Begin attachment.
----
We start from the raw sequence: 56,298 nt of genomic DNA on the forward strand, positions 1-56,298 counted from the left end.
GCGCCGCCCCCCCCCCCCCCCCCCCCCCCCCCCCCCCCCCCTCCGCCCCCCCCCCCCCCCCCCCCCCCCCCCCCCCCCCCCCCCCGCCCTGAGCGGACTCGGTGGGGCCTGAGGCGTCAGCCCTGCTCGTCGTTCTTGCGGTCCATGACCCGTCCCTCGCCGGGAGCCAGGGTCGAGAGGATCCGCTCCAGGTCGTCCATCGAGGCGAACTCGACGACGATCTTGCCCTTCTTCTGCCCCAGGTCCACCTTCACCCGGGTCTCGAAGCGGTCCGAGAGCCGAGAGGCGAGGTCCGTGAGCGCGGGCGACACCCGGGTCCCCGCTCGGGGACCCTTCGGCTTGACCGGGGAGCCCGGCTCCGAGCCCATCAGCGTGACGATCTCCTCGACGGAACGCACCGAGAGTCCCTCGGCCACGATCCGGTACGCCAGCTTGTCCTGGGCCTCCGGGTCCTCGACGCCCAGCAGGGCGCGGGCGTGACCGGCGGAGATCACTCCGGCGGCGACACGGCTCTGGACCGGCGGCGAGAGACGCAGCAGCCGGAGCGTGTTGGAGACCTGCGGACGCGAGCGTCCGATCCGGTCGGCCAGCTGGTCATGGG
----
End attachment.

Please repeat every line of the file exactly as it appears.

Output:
We start from the raw sequence: 56,298 nt of genomic DNA on the forward strand, positions 1-56,298 counted from the left end.
GCGCCGCCCCCCCCCCCCCCCCCCCCCCCCCCCCCCCCCCCTCCGCCCCCCCCCCCCCCCCCCCCCCCCCCCCCCCCCCCCCCCCGCCCTGAGCGGACTCGGTGGGGCCTGAGGCGTCAGCCCTGCTCGTCGTTCTTGCGGTCCATGACCCGTCCCTCGCCGGGAGCCAGGGTCGAGAGGATCCGCTCCAGGTCGTCCATCGAGGCGAACTCGACGACGATCTTGCCCTTCTTCTGCCCCAGGTCCACCTTCACCCGGGTCTCGAAGCGGTCCGAGAGCCGAGAGGCGAGGTCCGTGAGCGCGGGCGACACCCGGGTCCCCGCTCGGGGACCCTTCGGCTTGACCGGGGAGCCCGGCTCCGAGCCCATCAGCGTGACGATCTCCTCGACGGAACGCACCGAGAGTCCCTCGGCCACGATCCGGTACGCCAGCTTGTCCTGGGCCTCCGGGTCCTCGACGCCCAGCAGGGCGCGGGCGTGACCGGCGGAGATCACTCCGGCGGCGACACGGCTCTGGACCGGCGGCGAGAGACGCAGCAGCCGGAGCGTGTTGGAGACCTGCGGACGCGAGCGTCCGATCCGGTCGGCCAGCTGGTCATGGG